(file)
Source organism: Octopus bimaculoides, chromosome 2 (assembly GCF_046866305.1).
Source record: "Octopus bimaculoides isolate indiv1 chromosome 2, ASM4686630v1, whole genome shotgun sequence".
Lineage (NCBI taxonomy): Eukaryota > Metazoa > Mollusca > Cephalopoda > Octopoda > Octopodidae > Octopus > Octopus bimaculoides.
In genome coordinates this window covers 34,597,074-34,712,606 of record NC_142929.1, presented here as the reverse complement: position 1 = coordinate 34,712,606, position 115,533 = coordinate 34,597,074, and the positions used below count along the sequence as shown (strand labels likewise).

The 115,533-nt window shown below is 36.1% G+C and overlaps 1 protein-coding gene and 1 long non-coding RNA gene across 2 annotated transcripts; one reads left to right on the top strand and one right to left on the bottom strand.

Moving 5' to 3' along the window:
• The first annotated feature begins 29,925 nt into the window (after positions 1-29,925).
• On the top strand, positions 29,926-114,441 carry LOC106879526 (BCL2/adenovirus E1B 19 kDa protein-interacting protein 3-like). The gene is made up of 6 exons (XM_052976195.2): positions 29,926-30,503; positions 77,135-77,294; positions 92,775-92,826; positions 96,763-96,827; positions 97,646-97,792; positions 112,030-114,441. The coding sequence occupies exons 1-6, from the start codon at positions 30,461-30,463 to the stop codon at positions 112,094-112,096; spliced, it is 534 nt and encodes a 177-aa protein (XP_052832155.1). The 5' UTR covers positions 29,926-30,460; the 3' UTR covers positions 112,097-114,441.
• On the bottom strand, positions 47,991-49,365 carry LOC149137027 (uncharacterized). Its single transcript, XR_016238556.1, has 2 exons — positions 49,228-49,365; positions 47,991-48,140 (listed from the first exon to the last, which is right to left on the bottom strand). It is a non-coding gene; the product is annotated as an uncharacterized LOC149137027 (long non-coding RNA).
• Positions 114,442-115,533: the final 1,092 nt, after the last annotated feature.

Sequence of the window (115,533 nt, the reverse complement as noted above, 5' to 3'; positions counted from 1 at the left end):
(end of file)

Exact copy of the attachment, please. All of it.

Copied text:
Source organism: Octopus bimaculoides, chromosome 2 (assembly GCF_046866305.1).
Source record: "Octopus bimaculoides isolate indiv1 chromosome 2, ASM4686630v1, whole genome shotgun sequence".
Lineage (NCBI taxonomy): Eukaryota > Metazoa > Mollusca > Cephalopoda > Octopoda > Octopodidae > Octopus > Octopus bimaculoides.
In genome coordinates this window covers 34,597,074-34,712,606 of record NC_142929.1, presented here as the reverse complement: position 1 = coordinate 34,712,606, position 115,533 = coordinate 34,597,074, and the positions used below count along the sequence as shown (strand labels likewise).

The 115,533-nt window shown below is 36.1% G+C and overlaps 1 protein-coding gene and 1 long non-coding RNA gene across 2 annotated transcripts; one reads left to right on the top strand and one right to left on the bottom strand.

Moving 5' to 3' along the window:
• The first annotated feature begins 29,925 nt into the window (after positions 1-29,925).
• On the top strand, positions 29,926-114,441 carry LOC106879526 (BCL2/adenovirus E1B 19 kDa protein-interacting protein 3-like). The gene is made up of 6 exons (XM_052976195.2): positions 29,926-30,503; positions 77,135-77,294; positions 92,775-92,826; positions 96,763-96,827; positions 97,646-97,792; positions 112,030-114,441. The coding sequence occupies exons 1-6, from the start codon at positions 30,461-30,463 to the stop codon at positions 112,094-112,096; spliced, it is 534 nt and encodes a 177-aa protein (XP_052832155.1). The 5' UTR covers positions 29,926-30,460; the 3' UTR covers positions 112,097-114,441.
• On the bottom strand, positions 47,991-49,365 carry LOC149137027 (uncharacterized). Its single transcript, XR_016238556.1, has 2 exons — positions 49,228-49,365; positions 47,991-48,140 (listed from the first exon to the last, which is right to left on the bottom strand). It is a non-coding gene; the product is annotated as an uncharacterized LOC149137027 (long non-coding RNA).
• Positions 114,442-115,533: the final 1,092 nt, after the last annotated feature.

Sequence of the window (115,533 nt, the reverse complement as noted above, 5' to 3'; positions counted from 1 at the left end):